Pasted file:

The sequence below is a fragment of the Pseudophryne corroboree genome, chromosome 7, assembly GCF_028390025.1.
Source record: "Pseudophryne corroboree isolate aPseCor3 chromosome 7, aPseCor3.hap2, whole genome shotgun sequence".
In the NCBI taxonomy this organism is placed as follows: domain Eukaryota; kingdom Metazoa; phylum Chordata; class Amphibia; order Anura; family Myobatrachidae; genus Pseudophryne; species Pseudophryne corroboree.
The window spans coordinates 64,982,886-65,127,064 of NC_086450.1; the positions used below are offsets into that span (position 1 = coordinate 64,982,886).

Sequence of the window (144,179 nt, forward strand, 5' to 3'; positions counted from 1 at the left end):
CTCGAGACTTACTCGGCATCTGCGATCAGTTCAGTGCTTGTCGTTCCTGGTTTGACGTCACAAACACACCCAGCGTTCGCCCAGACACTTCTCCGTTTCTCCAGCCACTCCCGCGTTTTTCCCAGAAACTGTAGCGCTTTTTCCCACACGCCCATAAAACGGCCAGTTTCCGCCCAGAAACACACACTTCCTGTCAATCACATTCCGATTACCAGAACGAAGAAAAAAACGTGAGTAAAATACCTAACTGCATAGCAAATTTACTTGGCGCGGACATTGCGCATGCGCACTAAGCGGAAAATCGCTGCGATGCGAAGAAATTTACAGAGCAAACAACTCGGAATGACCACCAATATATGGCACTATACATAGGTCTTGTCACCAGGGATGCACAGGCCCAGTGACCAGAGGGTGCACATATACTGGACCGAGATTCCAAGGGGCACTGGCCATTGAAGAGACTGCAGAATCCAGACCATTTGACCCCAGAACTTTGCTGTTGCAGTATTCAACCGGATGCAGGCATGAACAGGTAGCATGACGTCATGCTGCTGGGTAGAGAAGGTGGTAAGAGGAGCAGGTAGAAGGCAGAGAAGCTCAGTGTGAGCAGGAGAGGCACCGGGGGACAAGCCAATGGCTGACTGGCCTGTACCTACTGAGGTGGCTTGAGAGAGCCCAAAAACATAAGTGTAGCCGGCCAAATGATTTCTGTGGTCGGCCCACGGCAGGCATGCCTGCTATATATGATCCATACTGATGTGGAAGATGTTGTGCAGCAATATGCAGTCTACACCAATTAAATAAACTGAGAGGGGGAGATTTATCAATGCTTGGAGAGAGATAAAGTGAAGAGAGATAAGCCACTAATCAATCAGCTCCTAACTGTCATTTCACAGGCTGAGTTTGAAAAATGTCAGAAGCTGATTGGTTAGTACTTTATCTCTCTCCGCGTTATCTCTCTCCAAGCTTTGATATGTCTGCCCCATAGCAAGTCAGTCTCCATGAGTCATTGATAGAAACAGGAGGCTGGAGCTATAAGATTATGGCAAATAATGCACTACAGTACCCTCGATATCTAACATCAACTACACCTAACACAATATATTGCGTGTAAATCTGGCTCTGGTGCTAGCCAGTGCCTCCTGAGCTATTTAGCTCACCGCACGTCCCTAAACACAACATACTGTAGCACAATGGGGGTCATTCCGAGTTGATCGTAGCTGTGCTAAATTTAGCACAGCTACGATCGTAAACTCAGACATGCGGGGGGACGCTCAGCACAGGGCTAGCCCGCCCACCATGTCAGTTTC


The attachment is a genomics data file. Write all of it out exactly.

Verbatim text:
The sequence below is a fragment of the Pseudophryne corroboree genome, chromosome 7, assembly GCF_028390025.1.
Source record: "Pseudophryne corroboree isolate aPseCor3 chromosome 7, aPseCor3.hap2, whole genome shotgun sequence".
In the NCBI taxonomy this organism is placed as follows: domain Eukaryota; kingdom Metazoa; phylum Chordata; class Amphibia; order Anura; family Myobatrachidae; genus Pseudophryne; species Pseudophryne corroboree.
The window spans coordinates 64,982,886-65,127,064 of NC_086450.1; the positions used below are offsets into that span (position 1 = coordinate 64,982,886).

Sequence of the window (144,179 nt, forward strand, 5' to 3'; positions counted from 1 at the left end):
CTCGAGACTTACTCGGCATCTGCGATCAGTTCAGTGCTTGTCGTTCCTGGTTTGACGTCACAAACACACCCAGCGTTCGCCCAGACACTTCTCCGTTTCTCCAGCCACTCCCGCGTTTTTCCCAGAAACTGTAGCGCTTTTTCCCACACGCCCATAAAACGGCCAGTTTCCGCCCAGAAACACACACTTCCTGTCAATCACATTCCGATTACCAGAACGAAGAAAAAAACGTGAGTAAAATACCTAACTGCATAGCAAATTTACTTGGCGCGGACATTGCGCATGCGCACTAAGCGGAAAATCGCTGCGATGCGAAGAAATTTACAGAGCAAACAACTCGGAATGACCACCAATATATGGCACTATACATAGGTCTTGTCACCAGGGATGCACAGGCCCAGTGACCAGAGGGTGCACATATACTGGACCGAGATTCCAAGGGGCACTGGCCATTGAAGAGACTGCAGAATCCAGACCATTTGACCCCAGAACTTTGCTGTTGCAGTATTCAACCGGATGCAGGCATGAACAGGTAGCATGACGTCATGCTGCTGGGTAGAGAAGGTGGTAAGAGGAGCAGGTAGAAGGCAGAGAAGCTCAGTGTGAGCAGGAGAGGCACCGGGGGACAAGCCAATGGCTGACTGGCCTGTACCTACTGAGGTGGCTTGAGAGAGCCCAAAAACATAAGTGTAGCCGGCCAAATGATTTCTGTGGTCGGCCCACGGCAGGCATGCCTGCTATATATGATCCATACTGATGTGGAAGATGTTGTGCAGCAATATGCAGTCTACACCAATTAAATAAACTGAGAGGGGGAGATTTATCAATGCTTGGAGAGAGATAAAGTGAAGAGAGATAAGCCACTAATCAATCAGCTCCTAACTGTCATTTCACAGGCTGAGTTTGAAAAATGTCAGAAGCTGATTGGTTAGTACTTTATCTCTCTCCGCGTTATCTCTCTCCAAGCTTTGATATGTCTGCCCCATAGCAAGTCAGTCTCCATGAGTCATTGATAGAAACAGGAGGCTGGAGCTATAAGATTATGGCAAATAATGCACTACAGTACCCTCGATATCTAACATCAACTACACCTAACACAATATATTGCGTGTAAATCTGGCTCTGGTGCTAGCCAGTGCCTCCTGAGCTATTTAGCTCACCGCACGTCCCTAAACACAACATACTGTAGCACAATGGGGGTCATTCCGAGTTGATCGTAGCTGTGCTAAATTTAGCACAGCTACGATCGTAAACTCAGACATGCGGGGGGACGCTCAGCACAGGGCTAGCCCGCCCACCATGTCAGTTTC